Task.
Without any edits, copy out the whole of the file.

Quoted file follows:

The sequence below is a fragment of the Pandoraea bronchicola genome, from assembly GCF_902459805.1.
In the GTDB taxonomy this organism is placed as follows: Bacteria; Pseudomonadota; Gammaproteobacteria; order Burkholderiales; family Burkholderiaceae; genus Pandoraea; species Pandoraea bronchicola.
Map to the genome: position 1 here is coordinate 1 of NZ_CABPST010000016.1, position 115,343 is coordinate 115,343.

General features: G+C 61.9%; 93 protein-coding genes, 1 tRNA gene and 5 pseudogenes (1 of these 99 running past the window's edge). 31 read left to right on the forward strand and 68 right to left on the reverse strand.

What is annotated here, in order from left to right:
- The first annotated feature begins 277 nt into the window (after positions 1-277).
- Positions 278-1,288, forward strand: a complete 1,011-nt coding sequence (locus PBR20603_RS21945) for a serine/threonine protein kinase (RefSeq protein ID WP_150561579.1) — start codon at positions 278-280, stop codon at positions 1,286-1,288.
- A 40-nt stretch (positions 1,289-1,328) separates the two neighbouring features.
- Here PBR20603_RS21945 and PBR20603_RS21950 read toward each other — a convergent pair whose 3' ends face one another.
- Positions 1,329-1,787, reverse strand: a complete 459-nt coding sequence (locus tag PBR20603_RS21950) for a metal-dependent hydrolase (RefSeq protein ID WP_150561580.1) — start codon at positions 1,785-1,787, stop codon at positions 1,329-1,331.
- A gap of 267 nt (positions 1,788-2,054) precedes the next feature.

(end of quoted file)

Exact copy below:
The sequence below is a fragment of the Pandoraea bronchicola genome, from assembly GCF_902459805.1.
In the GTDB taxonomy this organism is placed as follows: Bacteria; Pseudomonadota; Gammaproteobacteria; order Burkholderiales; family Burkholderiaceae; genus Pandoraea; species Pandoraea bronchicola.
Map to the genome: position 1 here is coordinate 1 of NZ_CABPST010000016.1, position 115,343 is coordinate 115,343.

General features: G+C 61.9%; 93 protein-coding genes, 1 tRNA gene and 5 pseudogenes (1 of these 99 running past the window's edge). 31 read left to right on the forward strand and 68 right to left on the reverse strand.

What is annotated here, in order from left to right:
- The first annotated feature begins 277 nt into the window (after positions 1-277).
- Positions 278-1,288, forward strand: a complete 1,011-nt coding sequence (locus PBR20603_RS21945) for a serine/threonine protein kinase (RefSeq protein ID WP_150561579.1) — start codon at positions 278-280, stop codon at positions 1,286-1,288.
- A 40-nt stretch (positions 1,289-1,328) separates the two neighbouring features.
- Here PBR20603_RS21945 and PBR20603_RS21950 read toward each other — a convergent pair whose 3' ends face one another.
- Positions 1,329-1,787, reverse strand: a complete 459-nt coding sequence (locus tag PBR20603_RS21950) for a metal-dependent hydrolase (RefSeq protein ID WP_150561580.1) — start codon at positions 1,785-1,787, stop codon at positions 1,329-1,331.
- A gap of 267 nt (positions 1,788-2,054) precedes the next feature.